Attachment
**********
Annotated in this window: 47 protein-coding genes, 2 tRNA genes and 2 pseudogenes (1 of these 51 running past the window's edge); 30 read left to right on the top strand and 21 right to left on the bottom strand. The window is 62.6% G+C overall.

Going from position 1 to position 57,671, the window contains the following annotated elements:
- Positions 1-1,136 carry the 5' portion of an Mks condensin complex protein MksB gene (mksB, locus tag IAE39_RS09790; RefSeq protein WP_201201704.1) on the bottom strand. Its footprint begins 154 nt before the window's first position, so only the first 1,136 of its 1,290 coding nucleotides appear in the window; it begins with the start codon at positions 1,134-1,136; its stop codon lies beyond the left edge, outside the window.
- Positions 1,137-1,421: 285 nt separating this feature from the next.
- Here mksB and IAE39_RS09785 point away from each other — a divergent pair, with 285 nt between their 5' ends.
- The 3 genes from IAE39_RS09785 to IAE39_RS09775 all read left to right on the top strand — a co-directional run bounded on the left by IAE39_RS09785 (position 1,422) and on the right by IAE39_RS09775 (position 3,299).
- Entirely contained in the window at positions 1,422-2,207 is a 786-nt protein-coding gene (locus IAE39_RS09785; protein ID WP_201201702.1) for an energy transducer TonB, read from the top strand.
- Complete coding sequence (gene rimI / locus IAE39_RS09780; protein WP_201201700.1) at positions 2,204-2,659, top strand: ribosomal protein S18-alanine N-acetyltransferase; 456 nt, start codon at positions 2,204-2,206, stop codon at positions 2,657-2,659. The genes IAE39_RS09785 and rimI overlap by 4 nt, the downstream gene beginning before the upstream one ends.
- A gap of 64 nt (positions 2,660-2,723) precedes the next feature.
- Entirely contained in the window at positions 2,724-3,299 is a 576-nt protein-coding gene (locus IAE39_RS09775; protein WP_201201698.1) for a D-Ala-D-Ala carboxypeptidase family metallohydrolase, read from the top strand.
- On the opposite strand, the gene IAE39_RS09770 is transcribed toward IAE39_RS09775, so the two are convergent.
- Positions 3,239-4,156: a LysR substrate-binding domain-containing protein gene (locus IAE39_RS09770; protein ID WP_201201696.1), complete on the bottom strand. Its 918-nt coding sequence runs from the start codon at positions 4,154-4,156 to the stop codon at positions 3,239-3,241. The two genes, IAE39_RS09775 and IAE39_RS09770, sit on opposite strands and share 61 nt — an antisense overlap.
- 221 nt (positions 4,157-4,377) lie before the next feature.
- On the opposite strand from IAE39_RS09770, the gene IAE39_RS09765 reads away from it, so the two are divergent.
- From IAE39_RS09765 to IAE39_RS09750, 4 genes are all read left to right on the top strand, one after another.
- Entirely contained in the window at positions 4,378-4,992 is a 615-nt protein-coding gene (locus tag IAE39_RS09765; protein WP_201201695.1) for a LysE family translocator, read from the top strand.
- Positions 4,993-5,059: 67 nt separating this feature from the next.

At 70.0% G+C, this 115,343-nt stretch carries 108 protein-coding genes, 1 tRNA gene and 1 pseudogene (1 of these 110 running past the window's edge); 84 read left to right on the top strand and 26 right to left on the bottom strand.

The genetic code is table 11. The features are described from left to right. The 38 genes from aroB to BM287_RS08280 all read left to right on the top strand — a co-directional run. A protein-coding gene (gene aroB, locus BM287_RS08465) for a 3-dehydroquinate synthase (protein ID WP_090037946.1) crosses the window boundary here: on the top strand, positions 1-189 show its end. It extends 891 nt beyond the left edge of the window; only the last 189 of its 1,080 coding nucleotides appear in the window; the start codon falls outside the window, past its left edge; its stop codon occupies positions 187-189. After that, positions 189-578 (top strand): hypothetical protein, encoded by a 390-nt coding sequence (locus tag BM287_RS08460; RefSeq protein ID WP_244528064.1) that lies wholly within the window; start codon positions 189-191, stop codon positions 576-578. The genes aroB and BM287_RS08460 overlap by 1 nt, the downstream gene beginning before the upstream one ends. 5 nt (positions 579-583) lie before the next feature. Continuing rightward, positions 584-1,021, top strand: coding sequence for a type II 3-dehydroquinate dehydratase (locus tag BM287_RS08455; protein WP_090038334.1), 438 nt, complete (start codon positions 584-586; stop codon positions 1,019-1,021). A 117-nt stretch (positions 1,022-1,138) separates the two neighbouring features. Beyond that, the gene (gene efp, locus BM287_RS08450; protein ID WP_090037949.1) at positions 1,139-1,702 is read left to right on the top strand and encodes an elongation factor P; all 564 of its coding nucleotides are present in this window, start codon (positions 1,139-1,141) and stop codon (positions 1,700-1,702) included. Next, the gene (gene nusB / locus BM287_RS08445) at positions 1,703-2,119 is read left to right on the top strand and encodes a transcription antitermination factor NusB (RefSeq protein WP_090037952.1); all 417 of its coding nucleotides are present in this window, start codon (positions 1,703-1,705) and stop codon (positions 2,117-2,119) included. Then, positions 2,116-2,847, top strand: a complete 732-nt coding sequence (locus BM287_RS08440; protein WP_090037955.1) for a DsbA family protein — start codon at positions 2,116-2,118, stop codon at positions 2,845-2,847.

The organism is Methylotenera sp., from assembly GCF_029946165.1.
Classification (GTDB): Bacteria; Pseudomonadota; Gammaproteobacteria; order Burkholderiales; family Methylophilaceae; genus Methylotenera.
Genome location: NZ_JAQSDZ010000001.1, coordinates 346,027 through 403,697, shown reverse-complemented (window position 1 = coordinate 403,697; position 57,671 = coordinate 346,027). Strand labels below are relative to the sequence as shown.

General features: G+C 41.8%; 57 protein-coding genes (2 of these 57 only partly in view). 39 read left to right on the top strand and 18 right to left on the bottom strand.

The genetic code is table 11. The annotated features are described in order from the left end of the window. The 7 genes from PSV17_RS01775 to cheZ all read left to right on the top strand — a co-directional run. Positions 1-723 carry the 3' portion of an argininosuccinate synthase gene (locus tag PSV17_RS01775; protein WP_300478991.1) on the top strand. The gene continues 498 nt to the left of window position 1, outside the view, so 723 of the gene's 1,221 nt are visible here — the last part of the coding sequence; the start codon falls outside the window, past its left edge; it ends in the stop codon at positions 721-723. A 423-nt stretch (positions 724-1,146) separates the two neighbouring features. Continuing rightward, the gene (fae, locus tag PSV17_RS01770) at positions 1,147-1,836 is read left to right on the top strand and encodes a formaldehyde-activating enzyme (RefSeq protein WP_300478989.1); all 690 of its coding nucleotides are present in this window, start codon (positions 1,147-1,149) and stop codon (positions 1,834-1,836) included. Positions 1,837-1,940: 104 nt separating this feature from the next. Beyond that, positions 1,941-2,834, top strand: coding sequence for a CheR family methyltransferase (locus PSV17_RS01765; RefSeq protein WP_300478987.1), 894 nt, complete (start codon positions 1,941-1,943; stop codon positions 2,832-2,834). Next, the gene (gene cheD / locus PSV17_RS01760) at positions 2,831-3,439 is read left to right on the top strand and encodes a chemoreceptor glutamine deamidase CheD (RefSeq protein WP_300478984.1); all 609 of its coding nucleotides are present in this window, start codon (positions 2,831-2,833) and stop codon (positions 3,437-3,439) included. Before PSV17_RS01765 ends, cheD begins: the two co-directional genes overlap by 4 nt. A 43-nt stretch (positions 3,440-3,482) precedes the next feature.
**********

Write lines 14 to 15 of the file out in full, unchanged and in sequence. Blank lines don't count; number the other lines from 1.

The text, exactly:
- On the opposite strand from IAE39_RS09770, the gene IAE39_RS09765 reads away from it, so the two are divergent.
- From IAE39_RS09765 to IAE39_RS09750, 4 genes are all read left to right on the top strand, one after another.